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# phisics problem:a drop with primary radius r0 falls from height and gets moisture from air dm/dt=ks?

drop gets moisture according to its surface dm/ds=ks

s is surface of drop.

find the acceleration of drop ?

find radiuse of drop according to time?

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• hfshaw
Lv 7

In this following, I'll assume that the drop maintains a spherical shape. Otherwise, the math will get horrendous, and one probably can't get an analytical solution.

The surface area of a sphere is given by:

S = 4*pi*r^2

The mass of a sphere of density D is simply the volume times the density. The volume of a sphere with radius r is given by:

V = 4/3 * pi * r^3,

so the mass is given by:

M = 4/3 * pi * r^3 * D.

We know that the drop gains mass according to:

dM/dt = k*S = k*4*pi*r^2

Substitute the expression for the mass as a function of radius into this differential equation:

4/3*pi*D*d(r^3)/dt = k*4*pi*r^2

Simplifying, we get:

d(r^3)/dt = 3*k*r^2/D

let u = r^3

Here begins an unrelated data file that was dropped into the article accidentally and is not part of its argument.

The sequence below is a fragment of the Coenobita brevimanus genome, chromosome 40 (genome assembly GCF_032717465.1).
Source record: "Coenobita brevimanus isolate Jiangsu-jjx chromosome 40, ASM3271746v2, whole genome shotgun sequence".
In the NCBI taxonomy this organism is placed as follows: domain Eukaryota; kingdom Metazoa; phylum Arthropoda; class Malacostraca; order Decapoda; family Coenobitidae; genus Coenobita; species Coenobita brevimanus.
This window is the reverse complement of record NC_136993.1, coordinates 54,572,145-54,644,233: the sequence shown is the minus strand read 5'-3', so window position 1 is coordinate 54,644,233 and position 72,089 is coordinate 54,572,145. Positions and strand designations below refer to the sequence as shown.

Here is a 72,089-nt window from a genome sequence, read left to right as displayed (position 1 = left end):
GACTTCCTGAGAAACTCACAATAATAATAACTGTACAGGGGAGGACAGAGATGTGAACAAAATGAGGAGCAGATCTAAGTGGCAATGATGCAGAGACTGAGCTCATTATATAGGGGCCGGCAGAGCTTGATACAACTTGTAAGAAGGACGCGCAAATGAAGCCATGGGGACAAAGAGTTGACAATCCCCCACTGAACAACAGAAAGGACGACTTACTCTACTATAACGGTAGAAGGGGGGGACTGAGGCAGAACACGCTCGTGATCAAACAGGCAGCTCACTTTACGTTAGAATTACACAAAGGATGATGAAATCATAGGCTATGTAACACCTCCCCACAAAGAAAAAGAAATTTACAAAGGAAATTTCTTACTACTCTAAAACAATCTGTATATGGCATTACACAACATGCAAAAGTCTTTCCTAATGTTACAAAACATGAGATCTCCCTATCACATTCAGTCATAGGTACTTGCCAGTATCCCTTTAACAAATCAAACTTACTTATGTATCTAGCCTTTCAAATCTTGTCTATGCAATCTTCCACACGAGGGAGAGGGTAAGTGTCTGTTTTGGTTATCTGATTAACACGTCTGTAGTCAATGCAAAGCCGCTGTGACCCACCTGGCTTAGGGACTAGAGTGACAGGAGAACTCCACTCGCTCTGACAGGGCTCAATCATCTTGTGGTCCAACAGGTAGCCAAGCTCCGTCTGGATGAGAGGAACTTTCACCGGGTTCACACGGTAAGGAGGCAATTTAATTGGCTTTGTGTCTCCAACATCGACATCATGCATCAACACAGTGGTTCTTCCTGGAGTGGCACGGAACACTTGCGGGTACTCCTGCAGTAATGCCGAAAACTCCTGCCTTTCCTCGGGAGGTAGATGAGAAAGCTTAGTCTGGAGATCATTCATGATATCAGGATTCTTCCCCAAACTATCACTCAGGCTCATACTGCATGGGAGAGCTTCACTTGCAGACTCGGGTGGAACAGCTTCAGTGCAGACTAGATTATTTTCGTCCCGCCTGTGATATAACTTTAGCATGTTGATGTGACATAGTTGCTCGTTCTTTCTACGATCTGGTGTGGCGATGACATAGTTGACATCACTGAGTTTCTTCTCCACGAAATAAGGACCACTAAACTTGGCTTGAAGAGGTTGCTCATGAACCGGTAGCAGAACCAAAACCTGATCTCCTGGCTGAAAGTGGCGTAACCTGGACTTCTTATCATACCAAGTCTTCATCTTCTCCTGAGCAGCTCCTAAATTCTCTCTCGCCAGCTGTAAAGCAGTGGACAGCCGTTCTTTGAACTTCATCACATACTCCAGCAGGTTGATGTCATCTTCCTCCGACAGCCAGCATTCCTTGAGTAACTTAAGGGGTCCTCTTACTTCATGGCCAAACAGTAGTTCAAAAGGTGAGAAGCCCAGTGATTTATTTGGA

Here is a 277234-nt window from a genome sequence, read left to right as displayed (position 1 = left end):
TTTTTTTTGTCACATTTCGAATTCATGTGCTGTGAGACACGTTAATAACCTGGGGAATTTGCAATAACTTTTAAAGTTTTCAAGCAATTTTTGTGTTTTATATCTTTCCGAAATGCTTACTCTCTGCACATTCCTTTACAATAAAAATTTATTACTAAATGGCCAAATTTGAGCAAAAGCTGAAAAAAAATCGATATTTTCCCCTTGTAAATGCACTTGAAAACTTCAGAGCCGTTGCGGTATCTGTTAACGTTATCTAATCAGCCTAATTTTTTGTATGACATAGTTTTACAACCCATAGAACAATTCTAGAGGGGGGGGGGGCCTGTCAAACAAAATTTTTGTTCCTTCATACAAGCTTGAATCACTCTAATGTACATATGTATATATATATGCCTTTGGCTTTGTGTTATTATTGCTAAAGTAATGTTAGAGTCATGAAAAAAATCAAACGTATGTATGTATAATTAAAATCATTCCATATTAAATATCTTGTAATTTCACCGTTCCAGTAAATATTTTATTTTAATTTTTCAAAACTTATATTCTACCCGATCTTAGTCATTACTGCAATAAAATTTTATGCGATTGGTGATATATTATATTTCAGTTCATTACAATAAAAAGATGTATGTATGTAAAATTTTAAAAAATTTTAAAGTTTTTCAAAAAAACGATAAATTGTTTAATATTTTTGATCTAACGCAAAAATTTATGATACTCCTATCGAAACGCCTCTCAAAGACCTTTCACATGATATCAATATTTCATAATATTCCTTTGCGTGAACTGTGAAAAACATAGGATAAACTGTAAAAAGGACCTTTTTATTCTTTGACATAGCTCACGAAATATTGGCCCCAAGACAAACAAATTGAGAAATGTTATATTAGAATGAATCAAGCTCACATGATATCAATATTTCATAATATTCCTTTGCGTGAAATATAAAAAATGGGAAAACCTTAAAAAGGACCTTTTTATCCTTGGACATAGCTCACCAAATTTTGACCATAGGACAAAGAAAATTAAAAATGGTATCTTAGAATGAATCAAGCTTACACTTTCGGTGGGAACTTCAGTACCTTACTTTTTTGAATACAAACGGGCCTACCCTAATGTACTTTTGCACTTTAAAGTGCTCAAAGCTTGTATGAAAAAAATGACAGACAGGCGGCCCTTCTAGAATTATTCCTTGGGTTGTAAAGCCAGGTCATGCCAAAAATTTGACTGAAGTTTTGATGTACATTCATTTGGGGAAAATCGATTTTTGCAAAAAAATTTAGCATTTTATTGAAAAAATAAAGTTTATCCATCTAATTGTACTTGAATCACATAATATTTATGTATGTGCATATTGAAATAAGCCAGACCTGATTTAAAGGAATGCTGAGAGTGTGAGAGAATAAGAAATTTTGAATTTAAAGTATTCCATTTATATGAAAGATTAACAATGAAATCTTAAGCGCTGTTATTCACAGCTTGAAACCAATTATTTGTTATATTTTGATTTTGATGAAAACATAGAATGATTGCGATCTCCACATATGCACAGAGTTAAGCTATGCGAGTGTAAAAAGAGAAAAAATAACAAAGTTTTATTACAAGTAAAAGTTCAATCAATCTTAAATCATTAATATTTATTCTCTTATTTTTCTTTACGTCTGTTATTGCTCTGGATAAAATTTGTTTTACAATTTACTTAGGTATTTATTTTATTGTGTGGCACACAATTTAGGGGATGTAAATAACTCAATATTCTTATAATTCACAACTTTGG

then

du/dt = 3*k*u^(2/3)/D

u^(-2/3) du = 3*k/D dt

Integrate this to obtain

3(u^1/3 -u0^1/3) = 3*k*(t-t0)/D

where u0 and t0 are the constants of integration, and in this problem, we can let t0 = 0.

Substituting back for u and simplifying:

r - r0 = k*t/D

r(t) = k*t/D + r0

This gives the radius as a function of time, which is the desired result.

In the absence of friction and neglecting the change in gravitational acceleration as a function of height, the drop would have a constant acceleration of g (9.807 m/s^2). If we include air friction (and continue to assume a spherical raindrop) then the net acceleration is:

a = g - 0.5 * C * D * A * v^2/M

where C is the drag coefficient (= 1/2 for a sphere),

A is the cross sectional area

M is the mass

v is the velocity

D is the density

Substituting expressions for the mass and area in terms of the radius, we get:

a = g - (0.5 * C * D * pi * r^2 * v^2)/(4/3 * pi * r^3 * D)

a = g - 3/8 * C * v^2/r

if C = 0.5 (for a sphere)

a(t) = dv(t)/dt = g - (3*v(t)^2)/(16*r(t))

From here, one would need to substitute the expression derived previously for r as a function of t, solve the differential equation to find v(t), then take the derivative of v(t) with respect to t to get a(t) in terms of t. This is straightforward, but involves some tedious algebra that I'm not inclined to do at the moment!